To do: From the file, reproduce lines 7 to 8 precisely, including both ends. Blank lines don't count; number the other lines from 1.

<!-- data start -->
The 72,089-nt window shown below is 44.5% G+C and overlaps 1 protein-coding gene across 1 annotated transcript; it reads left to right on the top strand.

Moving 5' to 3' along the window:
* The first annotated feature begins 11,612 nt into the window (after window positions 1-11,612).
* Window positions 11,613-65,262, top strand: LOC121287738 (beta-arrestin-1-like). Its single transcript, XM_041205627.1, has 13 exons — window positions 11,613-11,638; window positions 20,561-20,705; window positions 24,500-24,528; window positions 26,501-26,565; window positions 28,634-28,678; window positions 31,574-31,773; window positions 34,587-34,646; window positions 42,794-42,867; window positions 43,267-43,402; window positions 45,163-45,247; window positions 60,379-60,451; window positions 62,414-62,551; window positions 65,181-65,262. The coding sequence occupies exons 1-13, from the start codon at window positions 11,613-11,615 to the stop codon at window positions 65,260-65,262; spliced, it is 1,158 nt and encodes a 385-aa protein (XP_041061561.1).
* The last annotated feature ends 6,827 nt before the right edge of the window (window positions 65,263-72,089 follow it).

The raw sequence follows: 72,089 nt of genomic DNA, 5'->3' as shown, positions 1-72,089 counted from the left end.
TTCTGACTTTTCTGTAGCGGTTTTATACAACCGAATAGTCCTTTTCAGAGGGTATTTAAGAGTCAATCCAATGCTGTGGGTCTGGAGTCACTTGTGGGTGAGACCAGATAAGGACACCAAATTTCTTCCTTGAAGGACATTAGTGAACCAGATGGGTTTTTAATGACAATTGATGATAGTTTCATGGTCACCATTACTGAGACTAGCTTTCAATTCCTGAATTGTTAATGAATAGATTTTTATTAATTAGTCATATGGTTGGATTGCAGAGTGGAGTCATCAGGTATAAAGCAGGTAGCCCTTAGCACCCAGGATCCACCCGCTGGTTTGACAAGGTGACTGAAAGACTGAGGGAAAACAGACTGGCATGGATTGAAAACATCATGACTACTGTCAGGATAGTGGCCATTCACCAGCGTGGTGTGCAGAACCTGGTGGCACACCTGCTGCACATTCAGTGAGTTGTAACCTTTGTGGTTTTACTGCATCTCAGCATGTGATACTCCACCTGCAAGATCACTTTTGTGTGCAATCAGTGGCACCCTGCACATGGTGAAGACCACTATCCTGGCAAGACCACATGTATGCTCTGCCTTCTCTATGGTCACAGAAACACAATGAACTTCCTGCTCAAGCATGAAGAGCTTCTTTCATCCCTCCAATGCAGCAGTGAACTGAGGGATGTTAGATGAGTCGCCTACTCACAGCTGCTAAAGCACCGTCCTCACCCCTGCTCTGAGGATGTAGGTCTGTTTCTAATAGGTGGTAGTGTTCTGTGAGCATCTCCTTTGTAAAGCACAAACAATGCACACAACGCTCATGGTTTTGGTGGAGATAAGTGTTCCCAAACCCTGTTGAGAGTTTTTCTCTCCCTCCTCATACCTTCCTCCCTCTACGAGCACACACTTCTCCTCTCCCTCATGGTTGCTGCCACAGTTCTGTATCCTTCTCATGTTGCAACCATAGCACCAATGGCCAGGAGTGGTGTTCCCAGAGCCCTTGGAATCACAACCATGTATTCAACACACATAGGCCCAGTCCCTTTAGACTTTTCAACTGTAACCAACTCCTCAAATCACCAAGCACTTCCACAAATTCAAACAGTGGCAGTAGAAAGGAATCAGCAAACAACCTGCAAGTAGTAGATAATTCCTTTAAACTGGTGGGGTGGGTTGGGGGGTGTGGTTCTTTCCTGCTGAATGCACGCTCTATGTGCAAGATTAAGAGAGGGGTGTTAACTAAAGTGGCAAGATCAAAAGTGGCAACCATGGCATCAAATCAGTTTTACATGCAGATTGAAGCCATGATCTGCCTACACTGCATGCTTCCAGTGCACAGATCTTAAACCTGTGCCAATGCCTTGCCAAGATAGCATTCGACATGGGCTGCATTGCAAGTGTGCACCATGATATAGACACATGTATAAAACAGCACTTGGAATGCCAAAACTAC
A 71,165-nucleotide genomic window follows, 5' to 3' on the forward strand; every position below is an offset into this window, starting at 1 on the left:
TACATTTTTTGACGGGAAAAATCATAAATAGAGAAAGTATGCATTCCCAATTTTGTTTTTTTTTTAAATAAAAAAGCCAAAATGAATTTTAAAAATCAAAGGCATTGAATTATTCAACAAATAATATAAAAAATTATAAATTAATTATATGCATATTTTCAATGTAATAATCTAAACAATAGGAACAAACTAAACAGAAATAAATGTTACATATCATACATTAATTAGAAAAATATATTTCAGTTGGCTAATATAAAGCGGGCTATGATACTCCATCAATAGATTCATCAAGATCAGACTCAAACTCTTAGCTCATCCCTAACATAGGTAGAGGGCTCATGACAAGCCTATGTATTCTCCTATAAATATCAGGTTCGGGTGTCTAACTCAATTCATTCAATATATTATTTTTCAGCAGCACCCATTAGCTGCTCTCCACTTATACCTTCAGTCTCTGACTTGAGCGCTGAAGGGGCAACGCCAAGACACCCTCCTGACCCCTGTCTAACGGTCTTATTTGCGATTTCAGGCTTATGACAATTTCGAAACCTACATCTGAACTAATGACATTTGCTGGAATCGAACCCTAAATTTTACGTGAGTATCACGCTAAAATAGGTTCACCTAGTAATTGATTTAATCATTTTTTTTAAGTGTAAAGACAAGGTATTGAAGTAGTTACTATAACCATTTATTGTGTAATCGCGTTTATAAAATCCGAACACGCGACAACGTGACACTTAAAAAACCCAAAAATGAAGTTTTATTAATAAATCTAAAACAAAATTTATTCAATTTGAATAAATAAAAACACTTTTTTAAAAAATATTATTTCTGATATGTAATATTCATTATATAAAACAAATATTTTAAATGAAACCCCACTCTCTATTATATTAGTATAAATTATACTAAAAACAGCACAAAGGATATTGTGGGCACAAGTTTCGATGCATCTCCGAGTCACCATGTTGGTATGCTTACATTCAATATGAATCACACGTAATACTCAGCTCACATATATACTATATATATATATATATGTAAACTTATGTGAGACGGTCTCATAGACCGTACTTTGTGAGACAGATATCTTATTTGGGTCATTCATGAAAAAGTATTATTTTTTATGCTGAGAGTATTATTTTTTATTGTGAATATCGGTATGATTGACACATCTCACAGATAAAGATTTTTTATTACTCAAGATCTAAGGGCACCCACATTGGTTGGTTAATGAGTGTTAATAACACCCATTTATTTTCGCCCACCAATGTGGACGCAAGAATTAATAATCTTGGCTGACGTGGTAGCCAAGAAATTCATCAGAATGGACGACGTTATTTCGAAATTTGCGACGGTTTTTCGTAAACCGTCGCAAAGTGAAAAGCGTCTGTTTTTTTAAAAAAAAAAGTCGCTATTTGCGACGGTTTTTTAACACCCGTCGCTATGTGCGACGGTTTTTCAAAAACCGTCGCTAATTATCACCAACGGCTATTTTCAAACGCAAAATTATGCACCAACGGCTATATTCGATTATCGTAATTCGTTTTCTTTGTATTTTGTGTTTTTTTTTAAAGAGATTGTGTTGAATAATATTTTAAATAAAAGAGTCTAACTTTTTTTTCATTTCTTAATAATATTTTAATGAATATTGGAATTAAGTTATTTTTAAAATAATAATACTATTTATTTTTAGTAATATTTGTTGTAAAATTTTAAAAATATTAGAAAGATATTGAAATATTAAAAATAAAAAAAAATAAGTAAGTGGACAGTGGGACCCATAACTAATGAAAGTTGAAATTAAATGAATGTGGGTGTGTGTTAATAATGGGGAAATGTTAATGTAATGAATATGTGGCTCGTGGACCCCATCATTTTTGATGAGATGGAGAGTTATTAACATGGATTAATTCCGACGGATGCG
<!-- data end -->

TTCTGACTTTTCTGTAGCGGTTTTATACAACCGAATAGTCCTTTTCAGAGGGTATTTAAGAGTCAATCCAATGCTGTGGGTCTGGAGTCACTTGTGGGTGAGACCAGATAAGGACACCAAATTTCTTCCTTGAAGGACATTAGTGAACCAGATGGGTTTTTAATGACAATTGATGATAGTTTCATGGTCACCATTACTGAGACTAGCTTTCAATTCCTGAATTGTTAATGAATAGATTTTTATTAATTAGTCATATGGTTGGATTGCAGAGTGGAGTCATCAGGTATAAAGCAGGTAGCCCTTAGCACCCAGGATCCACCCGCTGGTTTGACAAGGTGACTGAAAGACTGAGGGAAAACAGACTGGCATGGATTGAAAACATCATGACTACTGTCAGGATAGTGGCCATTCACCAGCGTGGTGTGCAGAACCTGGTGGCACACCTGCTGCACATTCAGTGAGTTGTAACCTTTGTGGTTTTACTGCATCTCAGCATGTGATACTCCACCTGCAAGATCACTTTTGTGTGCAATCAGTGGCACCCTGCACATGGTGAAGACCACTATCCTGGCAAGACCACATGTATGCTCTGCCTTCTCTATGGTCACAGAAACACAATGAACTTCCTGCTCAAGCATGAAGAGCTTCTTTCATCCCTCCAATGCAGCAGTGAACTGAGGGATGTTAGATGAGTCGCCTACTCACAGCTGCTAAAGCACCGTCCTCACCCCTGCTCTGAGGATGTAGGTCTGTTTCTAATAGGTGGTAGTGTTCTGTGAGCATCTCCTTTGTAAAGCACAAACAATGCACACAACGCTCATGGTTTTGGTGGAGATAAGTGTTCCCAAACCCTGTTGAGAGTTTTTCTCTCCCTCCTCATACCTTCCTCCCTCTACGAGCACACACTTCTCCTCTCCCTCATGGTTGCTGCCACAGTTCTGTATCCTTCTCATGTTGCAACCATAGCACCAATGGCCAGGAGTGGTGTTCCCAGAGCCCTTGGAATCACAACCATGTATTCAACACACATAGGCCCAGTCCCTTTAGACTTTTCAACTGTAACCAACTCCTCAAATCACCAAGCACTTCCACAAATTCAAACAGTGGCAGTAGAAAGGAATCAGCAAACAACCTGCAAGTAGTAGATAATTCCTTTAAACTGGTGGGGTGGGTTGGGGGGTGTGGTTCTTTCCTGCTGAATGCACGCTCTATGTGCAAGATTAAGAGAGGGGTGTTAACTAAAGTGGCAAGATCAAAAGTGGCAACCATGGCATCAAATCAGTTTTACATGCAGATTGAAGCCATGATCTGCCTACACTGCATGCTTCCAGTGCACAGATCTTAAACCTGTGCCAATGCCTTGCCAAGATAGCATTCGACATGGGCTGCATTGCAAGTGTGCACCATGATATAGACACATGTATAAAACAGCACTTGGAATGCCAAAACTAC
A 71,165-nucleotide genomic window follows, 5' to 3' on the forward strand; every position below is an offset into this window, starting at 1 on the left: